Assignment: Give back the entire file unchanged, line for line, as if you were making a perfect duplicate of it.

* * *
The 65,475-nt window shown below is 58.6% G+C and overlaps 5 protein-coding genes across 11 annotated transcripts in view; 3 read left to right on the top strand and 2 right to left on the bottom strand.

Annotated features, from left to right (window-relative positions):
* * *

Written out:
The 65,475-nt window shown below is 58.6% G+C and overlaps 5 protein-coding genes across 11 annotated transcripts in view; 3 read left to right on the top strand and 2 right to left on the bottom strand.

Annotated features, from left to right (window-relative positions):